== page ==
Ultimate take sways ought to be, for any big brother types, give it up. And if anyone wants to prevent future Newtowns, reopen the shuttered Fairfield State Hospital in Newton and put away the Adam Lanza’s before they let loose. When Fairfield, and almost every other mental hospital was closed, politicians gleefully set out to make all society a sort of low grade asylum, one big rubber room, overseen by a Federal nurse Ratched. Sorry guys, isn’t going to work. Put the truly insane in a safe environment and let free people be free.

  9. ITAR has been around for a long time, and “how to” information was always part of the regulations. So this isn’t really surprising. High precision milling machines were restricted because you could use them to make silent submarine propellers. It will get iffy when they us the same logic to declare any 3D printer (and the info on how to build one) a dual-use item and start regulating those.

    • I agree, it isn’t really surprising. But what is different this time (rather like the ITAR case with PGP) is that the “items” in question are nothing more than digital information, and they are something visible to the general public. It’ll be interesting to see the fallout. With torrent networks, it’s impossible to contain data like this – when PGP was the issue is at least had to be hosted somewhere to be available for public download. Now the data is available via a non-centralized network already working hard to avoid regulation. “You can’t stop the signal, Mal…”

      • The disenfranchised former gate keepers to information would dearly like that flow of information stopped and handed back to them to control – as would their symbiants, the politicians and nomenklatura.

        The ultimate target here isn’t a printable plastic gun, it’s the free flow of information on the net.

        • I don’t think they hit Cody with the ITAR hammer because of where he was right now, with the iffy single-shot Liberator or the Feinstein or Cuomo mags.

          They hammered him (or are trying to; the guy who signed the letter isn’t some compliance weenie, but the head weenie of the shop that does exclusively criminal investigations) because of where they think his project is going.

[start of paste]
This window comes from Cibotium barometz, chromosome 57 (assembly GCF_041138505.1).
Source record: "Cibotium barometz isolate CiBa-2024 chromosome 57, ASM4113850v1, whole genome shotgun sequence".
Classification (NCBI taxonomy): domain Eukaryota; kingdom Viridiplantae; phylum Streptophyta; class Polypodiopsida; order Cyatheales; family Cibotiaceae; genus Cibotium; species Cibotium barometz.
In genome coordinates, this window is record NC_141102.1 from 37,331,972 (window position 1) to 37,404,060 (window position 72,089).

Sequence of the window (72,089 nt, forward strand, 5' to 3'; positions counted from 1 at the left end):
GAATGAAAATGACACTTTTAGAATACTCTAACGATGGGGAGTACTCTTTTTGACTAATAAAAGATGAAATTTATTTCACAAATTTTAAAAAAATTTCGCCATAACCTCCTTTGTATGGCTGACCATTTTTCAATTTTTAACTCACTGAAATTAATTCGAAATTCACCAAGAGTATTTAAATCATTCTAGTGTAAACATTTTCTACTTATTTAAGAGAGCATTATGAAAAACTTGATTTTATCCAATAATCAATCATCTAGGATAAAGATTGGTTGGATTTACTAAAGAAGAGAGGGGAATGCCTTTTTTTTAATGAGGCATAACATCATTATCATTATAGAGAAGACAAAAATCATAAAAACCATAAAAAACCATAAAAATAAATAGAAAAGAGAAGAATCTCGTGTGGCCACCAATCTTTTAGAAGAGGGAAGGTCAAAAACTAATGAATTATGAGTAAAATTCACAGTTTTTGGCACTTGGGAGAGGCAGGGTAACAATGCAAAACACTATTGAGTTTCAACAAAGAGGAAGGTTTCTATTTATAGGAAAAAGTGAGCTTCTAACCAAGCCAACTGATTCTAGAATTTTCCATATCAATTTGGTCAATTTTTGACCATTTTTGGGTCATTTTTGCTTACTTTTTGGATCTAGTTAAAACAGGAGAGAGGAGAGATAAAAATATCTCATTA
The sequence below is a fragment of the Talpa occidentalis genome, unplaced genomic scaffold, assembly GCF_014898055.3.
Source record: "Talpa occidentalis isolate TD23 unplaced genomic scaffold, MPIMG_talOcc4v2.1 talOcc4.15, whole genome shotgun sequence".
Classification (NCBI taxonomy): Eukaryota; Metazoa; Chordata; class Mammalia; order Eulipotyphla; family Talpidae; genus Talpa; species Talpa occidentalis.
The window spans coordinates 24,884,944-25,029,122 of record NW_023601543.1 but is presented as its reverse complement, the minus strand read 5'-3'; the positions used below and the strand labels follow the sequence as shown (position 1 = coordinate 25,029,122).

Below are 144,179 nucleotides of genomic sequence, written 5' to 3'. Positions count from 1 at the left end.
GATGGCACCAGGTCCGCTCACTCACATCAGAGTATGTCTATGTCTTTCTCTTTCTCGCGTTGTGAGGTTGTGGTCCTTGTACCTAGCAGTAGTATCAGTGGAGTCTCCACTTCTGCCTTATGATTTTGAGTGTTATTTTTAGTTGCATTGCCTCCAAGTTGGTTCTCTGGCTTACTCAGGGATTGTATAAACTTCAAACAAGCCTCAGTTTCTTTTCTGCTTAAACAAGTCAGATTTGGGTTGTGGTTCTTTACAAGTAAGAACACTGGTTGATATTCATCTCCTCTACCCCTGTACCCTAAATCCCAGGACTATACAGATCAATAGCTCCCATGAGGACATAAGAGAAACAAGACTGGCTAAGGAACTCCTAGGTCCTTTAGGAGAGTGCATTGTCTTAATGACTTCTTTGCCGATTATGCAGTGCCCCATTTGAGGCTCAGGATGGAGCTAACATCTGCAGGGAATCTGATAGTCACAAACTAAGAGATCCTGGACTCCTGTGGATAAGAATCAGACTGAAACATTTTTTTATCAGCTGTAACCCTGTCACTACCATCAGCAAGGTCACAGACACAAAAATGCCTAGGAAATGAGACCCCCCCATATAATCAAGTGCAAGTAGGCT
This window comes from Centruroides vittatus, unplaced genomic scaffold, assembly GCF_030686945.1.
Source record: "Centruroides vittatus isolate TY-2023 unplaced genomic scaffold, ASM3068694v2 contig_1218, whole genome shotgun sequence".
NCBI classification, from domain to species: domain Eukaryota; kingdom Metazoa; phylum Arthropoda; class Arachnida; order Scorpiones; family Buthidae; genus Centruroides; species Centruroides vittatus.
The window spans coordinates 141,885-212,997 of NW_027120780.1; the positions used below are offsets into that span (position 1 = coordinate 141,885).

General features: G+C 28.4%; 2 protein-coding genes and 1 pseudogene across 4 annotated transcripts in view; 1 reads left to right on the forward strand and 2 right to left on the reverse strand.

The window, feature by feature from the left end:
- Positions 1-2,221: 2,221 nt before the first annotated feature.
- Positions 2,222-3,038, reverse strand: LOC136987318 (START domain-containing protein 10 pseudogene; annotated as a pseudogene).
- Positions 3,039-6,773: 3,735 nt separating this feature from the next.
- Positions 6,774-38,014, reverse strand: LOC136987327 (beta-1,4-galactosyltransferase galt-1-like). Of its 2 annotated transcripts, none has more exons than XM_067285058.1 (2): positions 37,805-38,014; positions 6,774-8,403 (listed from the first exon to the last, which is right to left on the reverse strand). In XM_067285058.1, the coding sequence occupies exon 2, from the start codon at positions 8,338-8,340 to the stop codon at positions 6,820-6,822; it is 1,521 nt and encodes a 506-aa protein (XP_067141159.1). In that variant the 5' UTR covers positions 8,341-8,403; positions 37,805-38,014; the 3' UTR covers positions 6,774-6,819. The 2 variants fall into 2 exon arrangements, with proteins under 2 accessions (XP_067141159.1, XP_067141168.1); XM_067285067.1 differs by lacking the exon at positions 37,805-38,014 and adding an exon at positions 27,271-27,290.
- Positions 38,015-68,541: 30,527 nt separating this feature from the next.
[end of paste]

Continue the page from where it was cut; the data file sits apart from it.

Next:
For those of you who grew up with western hemisphere baseball, this was a brush-back pitch. Not sure if there’s a football (soccer) equivalent for the rest of the world. To change metaphoric scenery, a shot across the bow, perhaps.

  10. Whole itar thing is just retarded anyways, even with hard goods if export would be to individuals to a another country not under any international embargo, especially when the items are just small arms and their accessories. Sensitive and advanced technologies like wmd, jet fighters and such, technology that enables to develop such is another thing, but banning or greatly hindering export of such a basic thing as pistols, rifles, shotguns, optics and such is just like shooting ones self in the foot, it only prohibits business opportunities to US manufactures and results in loss of revenue, which is idiotic.

  11. so is that why technical drawings of classic firearms are so damn hard to find? man that’s a pain in my ass

  12. ITAR’s been used to cause a whole world of hurt in many fields outside of directly small-arms related data. There’s a whole world of research in computing science, and other fields of academia that cannot legally be transmitted outside the USA courtesy of ITAR.

    My weirdest personal experience? Being denied access to a Mossberg 500/590 Armorer’s course. Apparently it’s OK for the company I work for to import, distribute, and retail the shotguns, but not to know how to maintain them? The phrase ‘controlled knowledge’ is a weird one.

    • Guess it depends on who is doing the disseminating. I seem to remember GPS technology and rocket booster tech being exported to China by the Clinton administration under the guidance of enhancing China’s ability to launch commercial satellites. This of course also had the net result of improving China’s ICBM capability and increasing warhead targeting capability tenfold. This “help” brought China from what was considered a third rate nuclear power to top tier thermo-nuclear player. Most of America slept right through it.